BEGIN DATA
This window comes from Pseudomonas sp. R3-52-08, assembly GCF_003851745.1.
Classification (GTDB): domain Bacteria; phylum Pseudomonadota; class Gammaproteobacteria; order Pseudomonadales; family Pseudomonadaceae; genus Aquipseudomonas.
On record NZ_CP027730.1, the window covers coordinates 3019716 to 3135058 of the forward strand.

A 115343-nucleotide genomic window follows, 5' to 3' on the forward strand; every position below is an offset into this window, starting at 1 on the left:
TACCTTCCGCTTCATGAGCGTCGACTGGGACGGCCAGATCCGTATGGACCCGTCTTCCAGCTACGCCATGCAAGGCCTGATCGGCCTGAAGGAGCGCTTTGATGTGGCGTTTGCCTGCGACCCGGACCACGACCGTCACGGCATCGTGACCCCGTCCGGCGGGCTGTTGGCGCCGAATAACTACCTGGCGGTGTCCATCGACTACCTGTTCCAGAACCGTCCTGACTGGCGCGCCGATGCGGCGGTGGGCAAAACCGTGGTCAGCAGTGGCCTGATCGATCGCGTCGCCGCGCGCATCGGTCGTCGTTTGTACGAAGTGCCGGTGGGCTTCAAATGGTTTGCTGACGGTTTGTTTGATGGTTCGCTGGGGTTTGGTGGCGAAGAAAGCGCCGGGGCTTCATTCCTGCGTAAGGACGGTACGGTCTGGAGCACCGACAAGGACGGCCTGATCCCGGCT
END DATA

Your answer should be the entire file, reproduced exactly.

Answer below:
This window comes from Pseudomonas sp. R3-52-08, assembly GCF_003851745.1.
Classification (GTDB): domain Bacteria; phylum Pseudomonadota; class Gammaproteobacteria; order Pseudomonadales; family Pseudomonadaceae; genus Aquipseudomonas.
On record NZ_CP027730.1, the window covers coordinates 3019716 to 3135058 of the forward strand.

A 115343-nucleotide genomic window follows, 5' to 3' on the forward strand; every position below is an offset into this window, starting at 1 on the left:
TACCTTCCGCTTCATGAGCGTCGACTGGGACGGCCAGATCCGTATGGACCCGTCTTCCAGCTACGCCATGCAAGGCCTGATCGGCCTGAAGGAGCGCTTTGATGTGGCGTTTGCCTGCGACCCGGACCACGACCGTCACGGCATCGTGACCCCGTCCGGCGGGCTGTTGGCGCCGAATAACTACCTGGCGGTGTCCATCGACTACCTGTTCCAGAACCGTCCTGACTGGCGCGCCGATGCGGCGGTGGGCAAAACCGTGGTCAGCAGTGGCCTGATCGATCGCGTCGCCGCGCGCATCGGTCGTCGTTTGTACGAAGTGCCGGTGGGCTTCAAATGGTTTGCTGACGGTTTGTTTGATGGTTCGCTGGGGTTTGGTGGCGAAGAAAGCGCCGGGGCTTCATTCCTGCGTAAGGACGGTACGGTCTGGAGCACCGACAAGGACGGCCTGATCCCGGCT